In these and many other cases, the court’s attempt to keep both parents in the children’s lives led to substituting the less involved and often dangerous parent for the better parent who the children need most. Imagine, in the Dutchess case, if the facts were as the judge wanted to believe. Imagine, the father did not have a history of abuse and was at least an adequate parent. And imagine that for no good reason, the mother was deliberately trying to alienate the children. The court’s decisions guaranteed that the children would have only one parent. Even with the most favorable assumptions for the father, there could be no question that the children needed their mother more and it was in their best interests for the mother to be granted custody.

Saunders found that shared parenting does not work in DV custody cases, but the judge might in good faith believe the children would benefit with shared parenting. Once the judge became convinced that only one parent could have custody, he decided to punish the mother for her supposed lack of cooperation. The judge failed to realize that in seeking to punish the mother, he was really punishing the children. The judge’s biased and ignorant approach meant the children would never get the help they needed to overcome the ACEs they were exposed to. The children are likely to live shorter lives and face a lifetime of health and social problems. They certainly had a more painful and unpleasant childhood. The judge destroyed their potential.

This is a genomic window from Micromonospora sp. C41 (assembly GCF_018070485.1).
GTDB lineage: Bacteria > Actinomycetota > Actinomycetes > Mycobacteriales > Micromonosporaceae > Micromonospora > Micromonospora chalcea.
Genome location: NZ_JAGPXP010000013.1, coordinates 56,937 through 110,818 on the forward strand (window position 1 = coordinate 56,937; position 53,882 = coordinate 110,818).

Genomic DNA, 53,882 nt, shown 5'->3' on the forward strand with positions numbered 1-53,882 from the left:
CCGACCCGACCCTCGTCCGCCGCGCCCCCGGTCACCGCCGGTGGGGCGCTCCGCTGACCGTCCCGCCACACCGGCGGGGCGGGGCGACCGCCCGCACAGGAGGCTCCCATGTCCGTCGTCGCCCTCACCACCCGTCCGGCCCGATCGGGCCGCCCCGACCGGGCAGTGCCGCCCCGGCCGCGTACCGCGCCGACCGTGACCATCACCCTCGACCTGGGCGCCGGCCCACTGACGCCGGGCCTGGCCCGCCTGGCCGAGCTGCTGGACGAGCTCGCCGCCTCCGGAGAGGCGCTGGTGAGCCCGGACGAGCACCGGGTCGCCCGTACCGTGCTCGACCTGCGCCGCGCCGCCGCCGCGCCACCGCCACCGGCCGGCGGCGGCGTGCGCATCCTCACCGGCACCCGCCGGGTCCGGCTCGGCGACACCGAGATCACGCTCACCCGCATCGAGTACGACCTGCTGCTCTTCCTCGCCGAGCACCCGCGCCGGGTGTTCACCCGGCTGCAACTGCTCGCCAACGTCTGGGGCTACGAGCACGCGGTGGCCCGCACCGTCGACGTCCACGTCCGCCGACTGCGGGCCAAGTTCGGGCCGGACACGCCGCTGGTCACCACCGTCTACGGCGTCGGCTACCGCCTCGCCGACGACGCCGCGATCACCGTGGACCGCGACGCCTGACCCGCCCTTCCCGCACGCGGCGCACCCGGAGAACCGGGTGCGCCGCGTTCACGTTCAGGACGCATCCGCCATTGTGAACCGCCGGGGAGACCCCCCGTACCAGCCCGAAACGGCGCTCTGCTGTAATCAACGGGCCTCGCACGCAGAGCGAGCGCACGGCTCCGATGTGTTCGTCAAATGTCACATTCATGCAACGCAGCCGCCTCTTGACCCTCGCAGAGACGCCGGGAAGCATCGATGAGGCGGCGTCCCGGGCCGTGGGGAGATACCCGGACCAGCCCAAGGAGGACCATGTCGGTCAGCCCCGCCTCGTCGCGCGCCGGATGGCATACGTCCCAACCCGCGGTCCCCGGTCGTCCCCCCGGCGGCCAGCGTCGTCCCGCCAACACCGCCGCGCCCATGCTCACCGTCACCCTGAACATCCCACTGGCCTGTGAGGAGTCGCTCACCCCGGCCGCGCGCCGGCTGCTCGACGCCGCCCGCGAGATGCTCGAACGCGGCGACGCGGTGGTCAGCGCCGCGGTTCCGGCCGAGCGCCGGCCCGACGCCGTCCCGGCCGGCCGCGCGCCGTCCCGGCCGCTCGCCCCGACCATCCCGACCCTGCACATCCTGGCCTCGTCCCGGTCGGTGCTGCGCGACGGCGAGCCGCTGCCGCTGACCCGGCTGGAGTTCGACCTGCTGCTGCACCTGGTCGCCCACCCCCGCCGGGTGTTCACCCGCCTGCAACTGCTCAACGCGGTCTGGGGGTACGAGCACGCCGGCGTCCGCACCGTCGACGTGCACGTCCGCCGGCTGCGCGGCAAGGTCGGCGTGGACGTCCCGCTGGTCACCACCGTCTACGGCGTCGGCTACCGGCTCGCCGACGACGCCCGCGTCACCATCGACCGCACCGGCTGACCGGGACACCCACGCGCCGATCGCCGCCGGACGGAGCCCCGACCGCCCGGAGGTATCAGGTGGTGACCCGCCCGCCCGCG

I wrote earlier that domestic violence experts understand the context is critical to understanding DV custody cases. The judges in the two cases discussed above and in many others are so used to following insular court practices and assumptions that ACE and Saunders prove wrong, that they miss the context, even after the courts’ goals become impossible.

Children only do better with both parents in their lives when both parents prioritize the well-being of their children instead of their sense of entitlement and control. Shared parenting is an ideological goal that is often harmful in contested custody cases. It might help courts settle cases; it certainly helps court professionals increase their incomes, but non-evidence-based decisions often remove the last chance for children to have full and successful lives.